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High chicken prices impacts the poor the most

Picture: Pixabay

Picture: Pixabay

Published Jun 10, 2022


Durban: For many South Africans chicken is a preferred source of protein as it is more affordable than other meat, but hikes in farming costs, such as feed and fuel have resulted in price increases.

Hoping to relieve some pressure on the poultry sector, the South African Association of Meat Importers and Exporters (AMIE), recently held a briefing to explore how South Africa can develop a poultry export market as quickly as possible.

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Paul Matthew, the CEO of AMIE said poultry exports can be a game-changer for the country.

“Creating a robust, successful poultry export market for South African chicken would bring material value to the entire value chain, from local producers and their shareholders, to medium and small scale farmers, exporters, processors, and consumers.

“Unfortunately, the country is missing a massive opportunity because it does not meet the health and safety standards required by trade blocks such as the European Union,” he said.

Matthew said in 2019, all parties, including the local industry, importers and government, signed and agreed to a Poultry Master Plan.

He said one of the key requirements of the Plan was for the South African poultry industry to grow the export of local products.

“While there is enormous opportunity to do so, there is very little progress in this regard.”

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Matthew said in order for South Africa to export poultry to the global market, there was a checklist of items which the country and its poultry sector need to tackle urgently

This include gaining access to countries with whom South Africa has preferential trade agreements, meeting the international health and safety standards and requirements of countries to which South Africa will export, and for local producers to reorientate their operations to extract value from certain poultry cuts in markets that will pay a premium for them.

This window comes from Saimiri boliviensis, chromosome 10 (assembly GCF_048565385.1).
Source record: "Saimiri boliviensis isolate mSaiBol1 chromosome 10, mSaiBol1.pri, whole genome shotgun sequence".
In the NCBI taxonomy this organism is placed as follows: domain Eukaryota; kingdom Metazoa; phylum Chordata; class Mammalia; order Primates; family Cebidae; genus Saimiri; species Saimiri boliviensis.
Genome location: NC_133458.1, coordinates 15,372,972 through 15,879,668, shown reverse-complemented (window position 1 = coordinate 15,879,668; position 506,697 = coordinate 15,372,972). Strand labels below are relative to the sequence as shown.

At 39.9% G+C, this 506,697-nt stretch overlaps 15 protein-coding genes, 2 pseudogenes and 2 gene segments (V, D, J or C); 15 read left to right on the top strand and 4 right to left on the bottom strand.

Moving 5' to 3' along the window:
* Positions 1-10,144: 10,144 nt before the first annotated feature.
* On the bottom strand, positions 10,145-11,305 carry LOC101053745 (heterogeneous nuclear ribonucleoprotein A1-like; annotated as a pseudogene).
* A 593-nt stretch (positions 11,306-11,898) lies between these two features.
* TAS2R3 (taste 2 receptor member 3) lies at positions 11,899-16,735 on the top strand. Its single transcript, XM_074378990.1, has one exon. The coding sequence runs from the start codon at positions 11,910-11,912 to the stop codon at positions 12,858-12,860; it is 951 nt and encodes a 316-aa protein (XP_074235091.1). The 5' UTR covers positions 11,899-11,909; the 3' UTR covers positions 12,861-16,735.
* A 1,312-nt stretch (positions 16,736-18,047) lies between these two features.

“AMIE intends establishing a dedicated export task group, which will, together with key stakeholders, facilitate access to export markets and provide processing capacity for cooked poultry products, which is especially desirable in the EU.

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“We are eager to work with our partners in government and with local producers to fast-track our country’s export potential. Government plays a critical role in securing the necessary trade conditions for export, and local producers will need to urgently resolve the health and safety challenges required to meet the standards of potential export markets,” he said.

Matthew also called for trade tariffs on all poultry products removed.

“We know that chicken is the primary, most affordable and therefore the most important source of protein for South African consumers. We also know we are facing a chicken price tsunami due to rampant inflation; global food and commodity shortages; and the state of the economy post Covid-19.

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“In addition, we are feeling the impact of the war in Ukraine on global food security; the escalation in fuel, transport and electricity costs; increasing trade tariffs; supply chain disruptions; and the fact that wages are decreasing and unemployment is increasing.